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Multiplicative Inverses of Matrices and Matrix Equations

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  • 0:02 The Matrix…
  • 1:25 A Matrix Equation
  • 2:39 Using the…
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Lesson Transcript
Instructor: Yuanxin (Amy) Yang Alcocer

Amy has a master's degree in secondary education and has taught math at a public charter high school.

Watch this video lesson to learn about another method you can use to solve a matrix problem if you are given the inverse of the matrix. You will also learn the identifying mark of the multiplicative inverse of a matrix.

The Matrix Multiplicative Inverse

The multiplicative inverse of a matrix is the matrix that gives you the identity matrix when multiplied by the original matrix. In math symbol speak, we have A * A sup -1 = I. This tells you that when you multiply a matrix A with its multiplicative inverse, you will get the identity matrix.

Yes, we write the inverse with a superscript of -1. When we deal with regular numbers, our multiplicative inverse is the number we multiply by to get 1. So, for the number 2, it is 1/2. For the number -3, the multiplicative inverse is 1/3. For our normal numbers, the multiplicative inverse is simply 1 divided by our number.

Unfortunately, not all matrices will have an inverse, nor is finding the multiplicative inverse that simple. In order to find the multiplicative inverse, we have to find the matrix for which, when we multiply it with our matrix, we get the identity matrix. Our matrices must also be square, having the same number of rows and columns.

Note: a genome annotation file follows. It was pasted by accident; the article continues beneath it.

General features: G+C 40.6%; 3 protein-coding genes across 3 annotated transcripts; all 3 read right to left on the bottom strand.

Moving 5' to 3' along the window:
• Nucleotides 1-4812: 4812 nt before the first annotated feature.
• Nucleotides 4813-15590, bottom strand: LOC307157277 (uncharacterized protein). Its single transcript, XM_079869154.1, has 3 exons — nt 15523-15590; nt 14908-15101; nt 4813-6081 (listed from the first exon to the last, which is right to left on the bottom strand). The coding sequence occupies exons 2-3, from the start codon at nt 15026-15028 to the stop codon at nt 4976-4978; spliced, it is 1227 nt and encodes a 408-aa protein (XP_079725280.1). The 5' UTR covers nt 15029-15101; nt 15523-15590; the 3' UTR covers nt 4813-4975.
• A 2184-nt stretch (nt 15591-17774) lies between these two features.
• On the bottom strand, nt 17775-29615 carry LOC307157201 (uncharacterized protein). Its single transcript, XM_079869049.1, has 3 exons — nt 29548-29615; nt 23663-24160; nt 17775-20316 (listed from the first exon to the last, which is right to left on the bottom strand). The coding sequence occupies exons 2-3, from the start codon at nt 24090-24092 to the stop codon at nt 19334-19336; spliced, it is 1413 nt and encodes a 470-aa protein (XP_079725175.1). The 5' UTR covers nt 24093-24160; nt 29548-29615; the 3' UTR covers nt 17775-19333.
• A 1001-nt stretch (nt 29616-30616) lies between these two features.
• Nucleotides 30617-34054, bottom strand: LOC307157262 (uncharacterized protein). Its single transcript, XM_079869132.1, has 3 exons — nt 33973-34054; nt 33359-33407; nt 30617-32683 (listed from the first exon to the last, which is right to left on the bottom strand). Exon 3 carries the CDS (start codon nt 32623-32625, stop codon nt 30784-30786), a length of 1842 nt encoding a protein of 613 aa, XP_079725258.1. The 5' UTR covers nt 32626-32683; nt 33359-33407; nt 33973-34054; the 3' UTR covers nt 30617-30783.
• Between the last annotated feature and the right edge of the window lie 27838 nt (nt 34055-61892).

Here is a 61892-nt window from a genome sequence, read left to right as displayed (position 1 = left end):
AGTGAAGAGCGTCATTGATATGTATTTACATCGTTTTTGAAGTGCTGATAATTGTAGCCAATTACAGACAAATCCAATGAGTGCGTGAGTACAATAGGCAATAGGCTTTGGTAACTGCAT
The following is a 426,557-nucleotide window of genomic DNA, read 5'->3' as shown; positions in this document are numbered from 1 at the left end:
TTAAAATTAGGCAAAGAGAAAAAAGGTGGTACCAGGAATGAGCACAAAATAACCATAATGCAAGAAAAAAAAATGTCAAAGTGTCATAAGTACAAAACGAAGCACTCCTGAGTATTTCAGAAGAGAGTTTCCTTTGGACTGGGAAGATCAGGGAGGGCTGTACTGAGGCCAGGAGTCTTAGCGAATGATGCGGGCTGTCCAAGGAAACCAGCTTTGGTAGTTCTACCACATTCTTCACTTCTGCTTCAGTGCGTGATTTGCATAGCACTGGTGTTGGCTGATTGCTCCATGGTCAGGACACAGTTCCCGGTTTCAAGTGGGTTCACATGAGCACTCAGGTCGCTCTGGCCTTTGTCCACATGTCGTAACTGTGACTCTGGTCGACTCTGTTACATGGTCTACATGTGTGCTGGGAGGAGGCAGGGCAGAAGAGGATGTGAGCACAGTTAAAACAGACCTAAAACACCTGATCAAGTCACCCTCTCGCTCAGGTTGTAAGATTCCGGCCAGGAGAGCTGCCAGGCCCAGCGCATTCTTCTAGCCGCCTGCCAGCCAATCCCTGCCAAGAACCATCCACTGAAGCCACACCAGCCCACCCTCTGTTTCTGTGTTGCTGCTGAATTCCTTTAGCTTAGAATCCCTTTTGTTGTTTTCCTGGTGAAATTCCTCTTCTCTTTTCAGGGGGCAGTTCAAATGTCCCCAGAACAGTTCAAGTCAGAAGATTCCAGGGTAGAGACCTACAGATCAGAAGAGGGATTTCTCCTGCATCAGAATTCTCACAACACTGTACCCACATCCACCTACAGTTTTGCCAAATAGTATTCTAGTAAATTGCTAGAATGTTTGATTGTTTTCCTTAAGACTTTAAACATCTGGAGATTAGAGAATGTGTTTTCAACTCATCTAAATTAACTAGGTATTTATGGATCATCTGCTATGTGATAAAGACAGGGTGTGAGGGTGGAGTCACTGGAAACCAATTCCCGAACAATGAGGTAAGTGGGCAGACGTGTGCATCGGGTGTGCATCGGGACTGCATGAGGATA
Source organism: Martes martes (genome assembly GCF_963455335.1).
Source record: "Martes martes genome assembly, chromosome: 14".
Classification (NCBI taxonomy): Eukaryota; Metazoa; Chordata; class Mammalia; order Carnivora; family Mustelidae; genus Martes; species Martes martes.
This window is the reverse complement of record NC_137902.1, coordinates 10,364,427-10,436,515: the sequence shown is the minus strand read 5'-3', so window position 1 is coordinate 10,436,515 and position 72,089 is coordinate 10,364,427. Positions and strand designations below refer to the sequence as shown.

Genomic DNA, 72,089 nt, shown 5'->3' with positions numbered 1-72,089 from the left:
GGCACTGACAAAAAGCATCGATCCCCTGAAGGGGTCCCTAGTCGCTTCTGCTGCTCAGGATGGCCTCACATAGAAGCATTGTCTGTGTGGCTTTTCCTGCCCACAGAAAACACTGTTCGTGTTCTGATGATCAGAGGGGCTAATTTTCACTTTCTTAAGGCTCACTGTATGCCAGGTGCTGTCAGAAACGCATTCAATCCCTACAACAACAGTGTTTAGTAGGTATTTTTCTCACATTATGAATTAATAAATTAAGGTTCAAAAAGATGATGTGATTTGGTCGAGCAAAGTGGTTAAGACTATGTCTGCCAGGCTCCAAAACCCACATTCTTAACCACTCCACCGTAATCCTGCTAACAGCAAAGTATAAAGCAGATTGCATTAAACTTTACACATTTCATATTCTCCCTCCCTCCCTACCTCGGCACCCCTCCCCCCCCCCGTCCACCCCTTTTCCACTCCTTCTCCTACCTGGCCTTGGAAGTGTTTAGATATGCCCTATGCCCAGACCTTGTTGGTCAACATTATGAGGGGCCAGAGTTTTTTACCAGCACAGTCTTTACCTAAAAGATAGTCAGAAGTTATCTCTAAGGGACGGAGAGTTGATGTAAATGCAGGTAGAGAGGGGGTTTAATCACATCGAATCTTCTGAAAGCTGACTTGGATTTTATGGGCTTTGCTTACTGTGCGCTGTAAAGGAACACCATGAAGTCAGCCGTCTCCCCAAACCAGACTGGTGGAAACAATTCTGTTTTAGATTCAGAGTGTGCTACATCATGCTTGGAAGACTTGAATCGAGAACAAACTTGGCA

We will leave the discussion on how to find the inverse of a matrix to another lesson. For this lesson, we will talk about its benefits. You see, it is useful to learn about the multiplicative inverse of a matrix because if we know it, then we can use it to help us solve equations with matrices in them.

A Matrix Equation

For example, we can use it to solve a problem like this:


matrix inverse


This matrix equation is in the form of Ax = b, where A is your coefficient matrix, x is your variable matrix, and b is your answer matrix. While we can use other methods to solve such a problem, if we know the multiplicative inverse of our coefficient matrix, then we can easily solve the problem by simply multiplying both sides by the inverse.

So, if we knew A sup -1, our answer would be x = A sup -1 * b. Yes, our answer would be our answer matrix, b, multiplied by the multiplicative inverse of our coefficient matrix. Let's look at how this works. For our coefficient matrix, we have this matrix as the multiplicative inverse matrix:


matrix inverse


We can check whether this inverse is real or not by multiplying it with our coefficient matrix to see if we get the identity matrix. Multiplying the two matrices, we see that we do get the identity matrix:


matrix inverse


We know for sure now that this inverse is the real inverse, and it works for us.

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